• Strong recommendation (SR): Used when the desirable effects of an intervention clearly outweigh the undesirable effects or clearly do not
    • Discretionary recommendation (DR): Used when the trade-offs are less certain -- either because of low-quality evidence or because evidence suggests that desirable and undesirable effects are closely balanced

    In PPPs prior to 2011, the panel rated recommendations according to its importance to the care process. This "importance to the care process" rating represents care that the panel thought would improve the quality of the patient's care in a meaningful way. The ratings of importance are divided into three levels.

    • Level A, defined as most important
    • Level B, defined as moderately important
    • Level C, defined as relevant but not critical

    The panel also rated each recommendation on the strength of evidence in the available literature to support the recommendation made. The "ratings of strength of evidence" also are divided into three levels.

    • Level I includes evidence obtained from at least one properly conducted, well-designed randomized controlled trial. It could include meta-analyses of randomized controlled trials.
    • Level II includes evidence obtained from the following:
      • Well-designed controlled trials without randomization
      • Well-designed cohort or case-control analytic studies, preferably from more than one center
      • Multiple-time series with or without the intervention
    • Level III includes evidence obtained from one of the following:
      • Descriptive studies
      • Case reports
      • Reports of expert committees/organizations (e.g., PPP panel consensus with external peer review) 

    This former approach, however, will eventually be phased out as the AAO adopted the SIGN and GRADE rating and grading systems.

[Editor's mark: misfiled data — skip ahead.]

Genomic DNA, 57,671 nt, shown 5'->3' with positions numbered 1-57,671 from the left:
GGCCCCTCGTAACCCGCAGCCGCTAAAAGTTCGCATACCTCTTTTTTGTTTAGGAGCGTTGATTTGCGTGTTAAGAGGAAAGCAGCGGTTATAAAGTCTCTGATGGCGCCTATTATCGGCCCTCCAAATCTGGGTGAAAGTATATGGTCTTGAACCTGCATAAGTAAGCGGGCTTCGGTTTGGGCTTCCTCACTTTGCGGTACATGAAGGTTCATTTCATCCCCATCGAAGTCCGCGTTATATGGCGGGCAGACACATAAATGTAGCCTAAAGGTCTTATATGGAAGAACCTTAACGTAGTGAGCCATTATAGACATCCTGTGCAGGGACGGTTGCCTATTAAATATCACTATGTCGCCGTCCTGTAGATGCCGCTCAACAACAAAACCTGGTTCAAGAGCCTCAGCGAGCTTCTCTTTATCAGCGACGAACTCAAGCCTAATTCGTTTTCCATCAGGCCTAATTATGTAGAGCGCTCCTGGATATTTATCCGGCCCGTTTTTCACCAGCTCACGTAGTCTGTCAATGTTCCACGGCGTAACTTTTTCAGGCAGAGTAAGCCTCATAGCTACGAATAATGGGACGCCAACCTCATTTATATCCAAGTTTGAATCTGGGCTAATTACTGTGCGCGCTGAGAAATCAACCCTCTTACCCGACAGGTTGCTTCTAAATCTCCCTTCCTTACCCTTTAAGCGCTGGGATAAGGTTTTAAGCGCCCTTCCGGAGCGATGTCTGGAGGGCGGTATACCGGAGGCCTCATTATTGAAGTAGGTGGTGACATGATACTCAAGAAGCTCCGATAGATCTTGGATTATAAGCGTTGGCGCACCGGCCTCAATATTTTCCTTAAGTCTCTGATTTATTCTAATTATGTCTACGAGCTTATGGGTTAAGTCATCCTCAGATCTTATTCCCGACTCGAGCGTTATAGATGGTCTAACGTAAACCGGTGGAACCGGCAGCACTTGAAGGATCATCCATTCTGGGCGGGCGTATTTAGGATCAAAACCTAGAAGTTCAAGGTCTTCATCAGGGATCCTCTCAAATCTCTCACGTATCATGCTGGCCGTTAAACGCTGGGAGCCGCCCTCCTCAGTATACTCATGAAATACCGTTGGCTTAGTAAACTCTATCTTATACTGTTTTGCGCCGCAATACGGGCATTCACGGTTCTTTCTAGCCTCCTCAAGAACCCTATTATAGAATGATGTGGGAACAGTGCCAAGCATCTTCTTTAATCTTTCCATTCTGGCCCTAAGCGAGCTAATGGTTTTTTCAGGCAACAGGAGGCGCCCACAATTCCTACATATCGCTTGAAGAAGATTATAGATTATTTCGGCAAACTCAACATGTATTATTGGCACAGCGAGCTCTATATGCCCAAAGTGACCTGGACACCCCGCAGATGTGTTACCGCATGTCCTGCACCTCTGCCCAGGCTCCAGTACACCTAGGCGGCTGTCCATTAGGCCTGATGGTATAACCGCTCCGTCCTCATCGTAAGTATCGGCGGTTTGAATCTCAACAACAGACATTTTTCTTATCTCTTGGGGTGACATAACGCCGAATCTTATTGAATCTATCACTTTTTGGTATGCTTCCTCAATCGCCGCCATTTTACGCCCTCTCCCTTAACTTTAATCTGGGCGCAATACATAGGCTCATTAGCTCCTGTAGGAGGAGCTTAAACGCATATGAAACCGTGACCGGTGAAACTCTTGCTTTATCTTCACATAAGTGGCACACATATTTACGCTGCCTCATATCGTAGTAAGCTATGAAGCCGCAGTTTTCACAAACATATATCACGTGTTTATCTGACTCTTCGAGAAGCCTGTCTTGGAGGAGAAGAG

The PPPs are intended to serve as guides in patient care, with greatest emphasis on technical aspects. In applying this knowledge, it is essential to recognize that true medical excellence is achieved only when skills are applied in such a manner that the patients' needs are the foremost consideration. The AAO is available to assist members in resolving ethical dilemmas that arise in the course of practice. (AAO Code of Ethics)

    Initial Evaluation

    Initial Exam History (Key elements)

    • Ocular history
    • Race/ethnicity
    • Family history
    • Systemic history
    • Review of pertinent record
    • Current medications
    • Ocular surgery

    Initial Physical Exam (Key elements)

    • Visual acuity measurement
    • Pupil examination
    • Slit-lamp biomicroscopy of anterior segment
    • Measurement of IOP
    • Central corneal thickness
    • Gonioscopy
    • Evaluation of optic nerve head and retinal nerve fiber layer using magnified stereoscopic visualization with slit-lamp biomicroscope and through a dilated pupil (I+, MQ, SR)
    • Examination of optic nerve head appearance by color stereophotography or computer-based image analysis should be serially documented (I+, MQ, SR)
    • Evaluation of the fundus (through a dilated pupil whenever feasible)
    • Visual field evaluation, preferably by automated static threshold perimetry
    • Evaluation of the optic disc
    • Thinning of the inferior and/or superior neuroretinal rim

    Management Plan for Patients in Whom Therapy is Indicated

    • Set an initial target pressure of at least 25% lower than pretreatment IOP. Choosing a lower target IOP can be justified if there is more severe optic nerve damage.
    • Target pressure is an estimate and must be individualized and/or adjusted during the course of the disease (III, IQ, DR)
    • The goal of treatment is to maintain the IOP in a range at which visual field loss is unlikely to significantly reduce a patient’s health-related quality of life over his/her lifetime (II+, MQ, DR)
    • Medical therapy is presently the most common initial intervention to lower IOP; consider balance between side effects and effectiveness in choosing a regimen of maximal effectiveness and tolerance to achieve the desired IOP reduction for each patient
    • If progression occurs at the target pressure, undetected IOP fluctuations and adherence to therapy should be re-evaluated before adjusting target IOP downward
    • Assess the patient who is being treated with glaucoma medication for local ocular and systemic side effects and toxicity
    • Laser trabeculoplasty can be considered as initial therapy in selected patients or an alternative for patients at high risk for nonadherence to medical therapy who cannot or will not use medications reliably due to cost, memory problems, difficulty with instillation, or intolerance to medication (I+, GQ, DR)